On 15 September, we celebrated the International Day of Democracy. Due to the COVID-19 pandemic this celebration occurred in a year in which many democracies had to take decisions that drastically limited rights and freedoms and in which authoritarian regimes and those who would like to become authoritarian took advantage of the situation to increase their power.
It will take time, perhaps years, to assess the full impact the pandemic will have had on the democracies of the world. And the magnitude of the impact on democratic functions will depend on how long the health crisis will last, how it will damage economies and society and how democracies compared to autocracies will have been able to contain the negative health, economic and social consequences.
Even before the pandemic, democracy was already experiencing one of its most complicated periods. Many indices, for instance the Freedom House, Democracy Index, V-Dem and SGI, had grasped this trend, which in recent years in particular has led to talks about worldwide democratic recession.
Italy too has seen several setbacks. Some aspects such as electoral processes, civil rights and political freedom, pluralism and the rule of law are satisfactory. However, numerous other factors make Italy a flawed democracy: abstention rates increase at every election, the delay in public administration and the inefficiency of the functioning of governments have even become permanent features of the political system. Political culture remains significantly underdeveloped, and, last but not least, media freedom is only partial.
Moreover, after a longstanding economic crisis, the country appears to be torn apart by social and economic tensions, by deeper inequalities between rich and poor and between north and south, and by a growing distrust of national and international institutions. All this is leading to a polarization between libertarian, cosmopolitan positions and more traditionalist orientations on issues such as immigration, crime, minority rights and the environment.
Populism in its many forms including populist right-ring parties like Lega and Fratelli d’Italia (Italy’s Brothers) have taken advantage of this cleavage and, with the illusion of simple answers to the various problems, they attract more and more sections of the population that have now lost hope and interest in politics and the established mainstream parties. And democracy pays the price.
In such a worrying context, it seems essential for Italy to encourage deep reflection at all levels on the political, economic and social assumptions of democracy. It is crucial to overcome the procedural dimension of democracy and to refocus on its substantive conception, intended as equality, access and universalisation of rights as well as distribution of resources and opportunities. The road to a substantive version of this dimension of democracy in Italy still seems long and the post-COVID period will probably lead to an increase in social and economic tensions in a divided and unequal country. However, the exceptional reconstruction measures such as the recovery plan for the EU and its member states (Next Generation EU – NGEU) and the funds foreseen for Italy (some 209 billion Euros from grants and loans) are a great opportunity for the Mediterranean country, and maybe the last chance to reduce inequalities, fight against populism and eventually strengthen its democracy in all its forms.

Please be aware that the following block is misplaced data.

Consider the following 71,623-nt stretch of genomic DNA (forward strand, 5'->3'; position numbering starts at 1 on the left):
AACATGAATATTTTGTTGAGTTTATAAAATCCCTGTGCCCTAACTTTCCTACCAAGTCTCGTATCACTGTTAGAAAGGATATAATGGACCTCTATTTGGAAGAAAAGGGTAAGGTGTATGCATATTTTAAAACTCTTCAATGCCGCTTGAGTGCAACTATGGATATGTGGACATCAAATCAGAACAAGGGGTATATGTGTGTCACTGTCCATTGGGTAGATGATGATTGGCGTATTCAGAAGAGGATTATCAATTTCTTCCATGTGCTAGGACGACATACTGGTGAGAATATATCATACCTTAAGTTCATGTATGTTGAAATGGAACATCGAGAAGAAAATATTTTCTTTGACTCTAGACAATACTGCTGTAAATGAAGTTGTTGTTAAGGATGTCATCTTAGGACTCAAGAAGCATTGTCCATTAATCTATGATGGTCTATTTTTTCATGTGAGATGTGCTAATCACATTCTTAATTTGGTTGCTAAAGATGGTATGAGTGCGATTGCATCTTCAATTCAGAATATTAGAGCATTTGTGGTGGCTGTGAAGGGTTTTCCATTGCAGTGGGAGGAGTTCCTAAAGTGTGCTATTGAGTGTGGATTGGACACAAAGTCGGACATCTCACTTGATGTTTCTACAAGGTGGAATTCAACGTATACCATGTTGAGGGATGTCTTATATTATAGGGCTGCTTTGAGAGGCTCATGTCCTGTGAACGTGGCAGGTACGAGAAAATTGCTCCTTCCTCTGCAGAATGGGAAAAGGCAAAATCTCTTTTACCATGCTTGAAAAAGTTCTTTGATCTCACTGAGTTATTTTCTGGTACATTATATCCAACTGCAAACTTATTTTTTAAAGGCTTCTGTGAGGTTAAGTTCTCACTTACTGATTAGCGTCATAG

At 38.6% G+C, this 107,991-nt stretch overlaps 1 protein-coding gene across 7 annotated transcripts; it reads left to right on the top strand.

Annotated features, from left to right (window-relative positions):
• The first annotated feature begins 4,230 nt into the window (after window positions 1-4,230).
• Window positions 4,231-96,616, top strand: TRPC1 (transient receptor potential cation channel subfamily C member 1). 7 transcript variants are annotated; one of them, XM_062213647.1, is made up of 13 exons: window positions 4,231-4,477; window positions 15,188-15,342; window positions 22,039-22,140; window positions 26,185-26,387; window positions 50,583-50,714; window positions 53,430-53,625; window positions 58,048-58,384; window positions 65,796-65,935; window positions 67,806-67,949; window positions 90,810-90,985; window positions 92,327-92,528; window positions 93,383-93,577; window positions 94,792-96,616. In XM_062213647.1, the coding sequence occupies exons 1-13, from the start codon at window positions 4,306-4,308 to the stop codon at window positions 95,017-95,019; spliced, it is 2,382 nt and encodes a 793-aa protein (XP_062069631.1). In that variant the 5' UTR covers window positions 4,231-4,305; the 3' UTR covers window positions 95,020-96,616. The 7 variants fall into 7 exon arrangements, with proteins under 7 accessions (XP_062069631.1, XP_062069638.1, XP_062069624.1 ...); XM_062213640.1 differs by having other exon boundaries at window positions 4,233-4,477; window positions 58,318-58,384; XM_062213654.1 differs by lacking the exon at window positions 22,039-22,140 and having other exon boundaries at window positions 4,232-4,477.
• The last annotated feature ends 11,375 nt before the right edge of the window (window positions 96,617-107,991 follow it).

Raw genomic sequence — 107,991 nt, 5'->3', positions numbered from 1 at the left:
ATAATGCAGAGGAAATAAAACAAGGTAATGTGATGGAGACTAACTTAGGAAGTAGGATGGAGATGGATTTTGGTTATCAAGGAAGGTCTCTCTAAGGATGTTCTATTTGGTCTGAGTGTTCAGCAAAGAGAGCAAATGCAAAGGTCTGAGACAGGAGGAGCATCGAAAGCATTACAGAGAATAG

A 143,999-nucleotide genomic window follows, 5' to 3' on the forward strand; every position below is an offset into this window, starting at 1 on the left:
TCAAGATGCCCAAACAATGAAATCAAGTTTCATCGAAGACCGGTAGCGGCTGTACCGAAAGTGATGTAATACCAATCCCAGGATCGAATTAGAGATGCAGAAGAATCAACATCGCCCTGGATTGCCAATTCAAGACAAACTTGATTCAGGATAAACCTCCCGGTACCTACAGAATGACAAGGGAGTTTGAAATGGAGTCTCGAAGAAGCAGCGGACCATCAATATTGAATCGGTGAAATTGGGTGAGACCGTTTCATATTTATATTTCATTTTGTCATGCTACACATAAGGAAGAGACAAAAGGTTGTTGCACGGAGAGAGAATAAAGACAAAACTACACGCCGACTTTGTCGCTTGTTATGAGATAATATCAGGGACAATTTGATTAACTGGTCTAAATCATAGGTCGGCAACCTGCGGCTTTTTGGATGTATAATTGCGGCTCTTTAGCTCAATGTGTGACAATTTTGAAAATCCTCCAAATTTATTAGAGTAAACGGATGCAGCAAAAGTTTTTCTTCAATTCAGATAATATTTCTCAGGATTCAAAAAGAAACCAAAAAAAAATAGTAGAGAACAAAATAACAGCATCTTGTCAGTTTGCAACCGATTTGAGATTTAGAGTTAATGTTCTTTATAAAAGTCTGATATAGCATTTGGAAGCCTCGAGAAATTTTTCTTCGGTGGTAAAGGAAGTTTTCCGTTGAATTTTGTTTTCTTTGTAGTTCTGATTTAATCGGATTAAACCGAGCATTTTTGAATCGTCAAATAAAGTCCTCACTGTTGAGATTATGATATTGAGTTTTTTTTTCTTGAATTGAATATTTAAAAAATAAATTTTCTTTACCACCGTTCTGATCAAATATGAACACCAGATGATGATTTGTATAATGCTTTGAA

Whether the current and future Italian governments and institutions will succeed in reducing inequalities, in strengthening the rights of each individual, in improving the efficiency of the public apparatus, in reducing the feeling of anti-politics, and in encouraging Italians to participate more actively in public life, remains an open question for now. It is a complex, forward-looking and long-term task that requires many measures and investments in education, digitization and empowerment of each individual in Italian society. It would in turn enable social and political inclusion – pillars of democracy – and would counter populism more vigorously.
If the implementation of the NGEU fails, not only the economy, but Italian democracy would suffer greatly, and the path forward would be extremely complicated. Given the democratic setbacks, a massive and growing populist tendency in the country and a possible crisis of social stability, a progressive move towards an authoritarian course cannot be excluded.
Whether one wants to call our time the "era of inequality", in the words of Francis Fukuyama, or the "era of populism" (Ivan Krastev) is of little importance, as it is a rather academic discourse. But it is clear that inequality, democracy, and populism go hand in hand. One false step of the first one could further jeopardize the second one and enhance and spread the last one.
Luca Argenta holds a Master’s degree in European Studies. He is currently a PhD student in Political Science at the “Europa-Universität Flensburg” and works as research fellow at the FES Italy Office. He regularly writes about European affairs, German and Italian politics. His main research interests include European integration, European governance, democracy and populism.
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